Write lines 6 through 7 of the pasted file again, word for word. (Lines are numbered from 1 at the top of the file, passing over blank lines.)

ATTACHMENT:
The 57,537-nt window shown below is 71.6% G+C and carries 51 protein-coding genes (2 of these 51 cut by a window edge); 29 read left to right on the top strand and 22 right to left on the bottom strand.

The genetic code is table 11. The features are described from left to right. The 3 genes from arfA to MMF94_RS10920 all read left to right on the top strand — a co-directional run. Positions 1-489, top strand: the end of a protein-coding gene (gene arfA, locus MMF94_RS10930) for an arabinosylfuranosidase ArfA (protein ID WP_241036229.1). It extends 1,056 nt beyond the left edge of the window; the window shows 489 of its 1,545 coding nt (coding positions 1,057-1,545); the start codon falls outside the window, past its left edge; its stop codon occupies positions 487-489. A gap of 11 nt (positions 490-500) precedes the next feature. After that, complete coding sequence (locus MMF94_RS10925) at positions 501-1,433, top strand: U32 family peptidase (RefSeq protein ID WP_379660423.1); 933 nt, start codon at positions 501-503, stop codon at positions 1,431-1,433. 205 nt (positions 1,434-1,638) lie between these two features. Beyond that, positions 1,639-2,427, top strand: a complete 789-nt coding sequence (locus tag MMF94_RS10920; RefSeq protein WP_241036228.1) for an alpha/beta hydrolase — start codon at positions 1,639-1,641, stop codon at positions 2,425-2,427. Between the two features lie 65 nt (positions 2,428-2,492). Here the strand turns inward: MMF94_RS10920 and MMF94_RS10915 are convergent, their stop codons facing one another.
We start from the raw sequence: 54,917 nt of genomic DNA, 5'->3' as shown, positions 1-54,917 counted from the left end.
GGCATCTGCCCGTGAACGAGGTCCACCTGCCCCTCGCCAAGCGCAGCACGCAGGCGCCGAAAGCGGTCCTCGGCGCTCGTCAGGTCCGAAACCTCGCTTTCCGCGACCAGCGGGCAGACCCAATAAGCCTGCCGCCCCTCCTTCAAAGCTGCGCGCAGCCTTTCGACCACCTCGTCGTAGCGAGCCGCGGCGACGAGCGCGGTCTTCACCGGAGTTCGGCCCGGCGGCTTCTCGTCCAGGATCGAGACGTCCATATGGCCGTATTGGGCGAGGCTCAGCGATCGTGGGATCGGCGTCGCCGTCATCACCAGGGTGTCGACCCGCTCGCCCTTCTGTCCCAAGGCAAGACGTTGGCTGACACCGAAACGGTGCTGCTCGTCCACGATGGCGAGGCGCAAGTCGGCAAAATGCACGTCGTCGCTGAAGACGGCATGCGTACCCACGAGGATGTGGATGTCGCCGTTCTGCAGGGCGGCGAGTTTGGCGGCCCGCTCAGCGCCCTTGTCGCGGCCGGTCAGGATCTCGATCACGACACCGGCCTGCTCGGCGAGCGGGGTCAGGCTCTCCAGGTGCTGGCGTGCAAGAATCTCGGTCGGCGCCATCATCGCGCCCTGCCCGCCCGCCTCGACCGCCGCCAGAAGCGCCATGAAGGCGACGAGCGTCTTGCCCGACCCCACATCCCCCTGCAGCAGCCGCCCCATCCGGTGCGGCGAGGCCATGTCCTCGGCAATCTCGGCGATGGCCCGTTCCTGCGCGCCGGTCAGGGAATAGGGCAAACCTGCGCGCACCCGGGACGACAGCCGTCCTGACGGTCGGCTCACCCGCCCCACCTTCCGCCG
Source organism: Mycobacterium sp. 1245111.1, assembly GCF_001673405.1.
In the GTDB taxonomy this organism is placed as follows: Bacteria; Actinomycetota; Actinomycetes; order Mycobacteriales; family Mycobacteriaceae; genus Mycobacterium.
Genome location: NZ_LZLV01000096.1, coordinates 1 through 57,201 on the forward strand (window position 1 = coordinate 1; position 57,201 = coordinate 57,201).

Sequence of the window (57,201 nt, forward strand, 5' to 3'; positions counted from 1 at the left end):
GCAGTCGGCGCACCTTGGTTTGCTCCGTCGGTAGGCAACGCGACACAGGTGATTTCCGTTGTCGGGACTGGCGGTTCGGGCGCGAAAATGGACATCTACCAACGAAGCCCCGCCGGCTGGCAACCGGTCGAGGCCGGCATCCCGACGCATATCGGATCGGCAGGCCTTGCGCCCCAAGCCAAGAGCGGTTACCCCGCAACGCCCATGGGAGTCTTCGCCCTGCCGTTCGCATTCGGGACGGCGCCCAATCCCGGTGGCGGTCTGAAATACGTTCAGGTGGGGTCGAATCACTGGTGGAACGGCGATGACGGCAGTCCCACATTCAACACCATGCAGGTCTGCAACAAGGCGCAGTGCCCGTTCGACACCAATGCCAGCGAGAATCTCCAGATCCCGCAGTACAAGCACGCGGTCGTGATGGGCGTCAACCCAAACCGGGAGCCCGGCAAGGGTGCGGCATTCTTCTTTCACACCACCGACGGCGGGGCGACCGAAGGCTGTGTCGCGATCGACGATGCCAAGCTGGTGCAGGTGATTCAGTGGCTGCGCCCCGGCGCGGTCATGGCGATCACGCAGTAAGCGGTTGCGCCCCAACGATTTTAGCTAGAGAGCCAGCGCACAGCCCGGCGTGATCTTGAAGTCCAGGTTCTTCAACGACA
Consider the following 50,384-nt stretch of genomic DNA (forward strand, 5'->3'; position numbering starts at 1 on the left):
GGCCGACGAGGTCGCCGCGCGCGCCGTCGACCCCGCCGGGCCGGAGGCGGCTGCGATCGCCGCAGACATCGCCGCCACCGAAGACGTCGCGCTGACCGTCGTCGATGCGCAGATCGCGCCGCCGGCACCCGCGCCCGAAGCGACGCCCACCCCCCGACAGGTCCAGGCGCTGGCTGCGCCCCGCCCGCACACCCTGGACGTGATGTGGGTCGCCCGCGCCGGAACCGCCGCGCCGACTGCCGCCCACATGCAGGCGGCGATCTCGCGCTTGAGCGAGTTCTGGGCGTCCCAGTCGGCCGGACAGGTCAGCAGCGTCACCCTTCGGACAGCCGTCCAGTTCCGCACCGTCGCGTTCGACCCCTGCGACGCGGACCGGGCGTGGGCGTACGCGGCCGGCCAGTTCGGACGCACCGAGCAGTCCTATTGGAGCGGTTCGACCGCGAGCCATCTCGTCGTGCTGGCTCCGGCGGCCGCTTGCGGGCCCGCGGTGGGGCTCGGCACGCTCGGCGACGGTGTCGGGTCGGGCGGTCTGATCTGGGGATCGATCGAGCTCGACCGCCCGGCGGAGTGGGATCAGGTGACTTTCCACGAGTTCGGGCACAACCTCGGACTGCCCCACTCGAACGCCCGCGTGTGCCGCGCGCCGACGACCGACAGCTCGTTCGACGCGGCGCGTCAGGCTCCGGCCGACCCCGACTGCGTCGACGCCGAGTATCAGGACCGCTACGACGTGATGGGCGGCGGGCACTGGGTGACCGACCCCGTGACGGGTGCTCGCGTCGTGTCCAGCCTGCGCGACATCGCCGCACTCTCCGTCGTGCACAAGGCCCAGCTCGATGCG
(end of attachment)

In the GTDB taxonomy this organism is placed as follows: Bacteria; Actinomycetota; Actinomycetes; order Mycobacteriales; family Mycobacteriaceae; genus Mycobacterium.
Genome location: NZ_LZLV01000096.1, coordinates 1 through 57,201 on the forward strand (window position 1 = coordinate 1; position 57,201 = coordinate 57,201).